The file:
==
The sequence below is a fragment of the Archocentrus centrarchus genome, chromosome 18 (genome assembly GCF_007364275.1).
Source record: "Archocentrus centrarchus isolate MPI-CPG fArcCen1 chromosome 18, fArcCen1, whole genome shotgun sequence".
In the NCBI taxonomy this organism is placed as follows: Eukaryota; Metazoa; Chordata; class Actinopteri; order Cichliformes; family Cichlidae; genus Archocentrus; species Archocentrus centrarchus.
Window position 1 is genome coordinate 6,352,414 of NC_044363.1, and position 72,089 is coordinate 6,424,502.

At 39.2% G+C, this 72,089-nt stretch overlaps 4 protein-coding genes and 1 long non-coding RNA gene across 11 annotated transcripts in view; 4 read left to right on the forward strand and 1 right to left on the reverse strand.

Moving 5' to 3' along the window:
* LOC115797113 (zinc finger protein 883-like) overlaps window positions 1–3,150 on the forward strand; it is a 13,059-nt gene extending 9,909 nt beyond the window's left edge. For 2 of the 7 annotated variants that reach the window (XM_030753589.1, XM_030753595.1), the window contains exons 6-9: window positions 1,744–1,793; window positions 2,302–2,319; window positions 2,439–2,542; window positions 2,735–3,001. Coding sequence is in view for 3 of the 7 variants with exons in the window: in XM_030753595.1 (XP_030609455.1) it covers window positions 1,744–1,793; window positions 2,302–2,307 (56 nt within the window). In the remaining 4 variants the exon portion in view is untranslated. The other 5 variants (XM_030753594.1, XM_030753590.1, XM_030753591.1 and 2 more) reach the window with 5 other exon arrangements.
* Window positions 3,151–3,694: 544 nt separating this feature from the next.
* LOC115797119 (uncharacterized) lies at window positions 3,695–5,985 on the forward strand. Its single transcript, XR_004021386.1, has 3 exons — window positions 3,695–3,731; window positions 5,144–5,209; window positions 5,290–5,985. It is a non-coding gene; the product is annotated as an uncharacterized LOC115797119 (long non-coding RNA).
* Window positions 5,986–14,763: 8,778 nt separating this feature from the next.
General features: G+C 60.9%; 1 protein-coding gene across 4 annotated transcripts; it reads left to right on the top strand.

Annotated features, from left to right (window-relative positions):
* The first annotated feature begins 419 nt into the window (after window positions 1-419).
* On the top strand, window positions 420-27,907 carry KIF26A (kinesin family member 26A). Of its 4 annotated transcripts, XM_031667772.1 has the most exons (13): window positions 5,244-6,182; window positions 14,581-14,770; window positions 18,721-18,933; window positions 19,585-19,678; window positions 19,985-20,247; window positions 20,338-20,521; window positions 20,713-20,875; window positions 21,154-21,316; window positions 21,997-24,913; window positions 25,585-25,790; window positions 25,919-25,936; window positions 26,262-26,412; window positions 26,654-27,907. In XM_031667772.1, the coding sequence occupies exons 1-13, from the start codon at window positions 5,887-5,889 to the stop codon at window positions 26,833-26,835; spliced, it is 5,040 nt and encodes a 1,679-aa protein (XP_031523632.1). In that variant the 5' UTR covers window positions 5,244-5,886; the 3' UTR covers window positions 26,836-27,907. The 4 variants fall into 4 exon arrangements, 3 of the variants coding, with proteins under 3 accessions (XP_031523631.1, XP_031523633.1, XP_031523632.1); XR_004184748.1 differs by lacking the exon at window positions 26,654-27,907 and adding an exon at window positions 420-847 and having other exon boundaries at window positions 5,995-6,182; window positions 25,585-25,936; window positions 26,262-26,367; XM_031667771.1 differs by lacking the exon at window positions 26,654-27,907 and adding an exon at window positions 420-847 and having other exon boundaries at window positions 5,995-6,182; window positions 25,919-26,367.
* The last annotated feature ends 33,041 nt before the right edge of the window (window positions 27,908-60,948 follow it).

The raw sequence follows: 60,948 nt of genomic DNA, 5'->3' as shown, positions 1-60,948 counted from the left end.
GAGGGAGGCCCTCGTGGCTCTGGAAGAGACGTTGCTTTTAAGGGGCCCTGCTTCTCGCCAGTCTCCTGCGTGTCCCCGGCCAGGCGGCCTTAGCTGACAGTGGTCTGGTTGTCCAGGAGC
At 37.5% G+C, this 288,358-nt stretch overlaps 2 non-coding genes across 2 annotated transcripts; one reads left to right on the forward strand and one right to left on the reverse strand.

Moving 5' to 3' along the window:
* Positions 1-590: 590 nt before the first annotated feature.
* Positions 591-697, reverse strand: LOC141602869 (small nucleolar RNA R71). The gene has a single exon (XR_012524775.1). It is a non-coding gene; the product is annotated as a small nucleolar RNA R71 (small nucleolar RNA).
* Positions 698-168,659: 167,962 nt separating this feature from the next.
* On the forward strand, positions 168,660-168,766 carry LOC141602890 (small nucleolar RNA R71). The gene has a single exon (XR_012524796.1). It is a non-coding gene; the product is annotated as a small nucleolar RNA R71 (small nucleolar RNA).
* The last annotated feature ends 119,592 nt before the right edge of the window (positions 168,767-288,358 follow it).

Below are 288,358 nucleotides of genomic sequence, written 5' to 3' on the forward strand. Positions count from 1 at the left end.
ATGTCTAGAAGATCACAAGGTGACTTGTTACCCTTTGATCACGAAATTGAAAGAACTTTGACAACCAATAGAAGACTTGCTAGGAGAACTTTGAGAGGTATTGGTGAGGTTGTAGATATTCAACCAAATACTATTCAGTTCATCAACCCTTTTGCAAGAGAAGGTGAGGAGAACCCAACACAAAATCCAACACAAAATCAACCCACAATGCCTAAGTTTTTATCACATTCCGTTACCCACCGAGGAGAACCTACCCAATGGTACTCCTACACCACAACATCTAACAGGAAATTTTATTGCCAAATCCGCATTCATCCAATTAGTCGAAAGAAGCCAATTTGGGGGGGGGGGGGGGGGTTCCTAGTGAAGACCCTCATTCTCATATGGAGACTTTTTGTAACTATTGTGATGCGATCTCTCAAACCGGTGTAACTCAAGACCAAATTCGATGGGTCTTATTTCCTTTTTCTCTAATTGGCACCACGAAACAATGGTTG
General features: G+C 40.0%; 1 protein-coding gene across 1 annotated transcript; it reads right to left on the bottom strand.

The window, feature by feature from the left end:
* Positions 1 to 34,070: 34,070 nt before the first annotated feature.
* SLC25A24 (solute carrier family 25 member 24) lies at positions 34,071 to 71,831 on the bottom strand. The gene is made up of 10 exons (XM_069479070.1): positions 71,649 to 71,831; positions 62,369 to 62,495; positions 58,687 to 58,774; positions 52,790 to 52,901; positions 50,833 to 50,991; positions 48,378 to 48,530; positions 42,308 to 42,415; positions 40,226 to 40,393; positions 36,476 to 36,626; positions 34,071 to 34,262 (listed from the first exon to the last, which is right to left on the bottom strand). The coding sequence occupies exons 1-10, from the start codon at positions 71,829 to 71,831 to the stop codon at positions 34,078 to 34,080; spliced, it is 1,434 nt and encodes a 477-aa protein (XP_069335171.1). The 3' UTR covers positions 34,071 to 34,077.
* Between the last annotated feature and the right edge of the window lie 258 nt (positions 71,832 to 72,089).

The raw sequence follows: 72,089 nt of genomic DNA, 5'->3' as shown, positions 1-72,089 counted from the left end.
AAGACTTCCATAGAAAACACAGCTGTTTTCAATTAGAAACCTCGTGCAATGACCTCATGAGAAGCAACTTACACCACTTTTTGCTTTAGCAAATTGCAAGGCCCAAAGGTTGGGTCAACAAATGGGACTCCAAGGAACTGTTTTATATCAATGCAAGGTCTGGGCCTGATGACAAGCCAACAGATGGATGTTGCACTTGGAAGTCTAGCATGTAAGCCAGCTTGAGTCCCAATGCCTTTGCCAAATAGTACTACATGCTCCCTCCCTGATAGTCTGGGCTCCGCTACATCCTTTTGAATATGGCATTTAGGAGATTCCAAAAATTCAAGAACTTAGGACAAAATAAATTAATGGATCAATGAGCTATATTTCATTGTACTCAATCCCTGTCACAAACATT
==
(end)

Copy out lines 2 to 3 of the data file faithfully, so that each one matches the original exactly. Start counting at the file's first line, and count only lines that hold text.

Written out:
Source record: "Archocentrus centrarchus isolate MPI-CPG fArcCen1 chromosome 18, fArcCen1, whole genome shotgun sequence".
In the NCBI taxonomy this organism is placed as follows: Eukaryota; Metazoa; Chordata; class Actinopteri; order Cichliformes; family Cichlidae; genus Archocentrus; species Archocentrus centrarchus.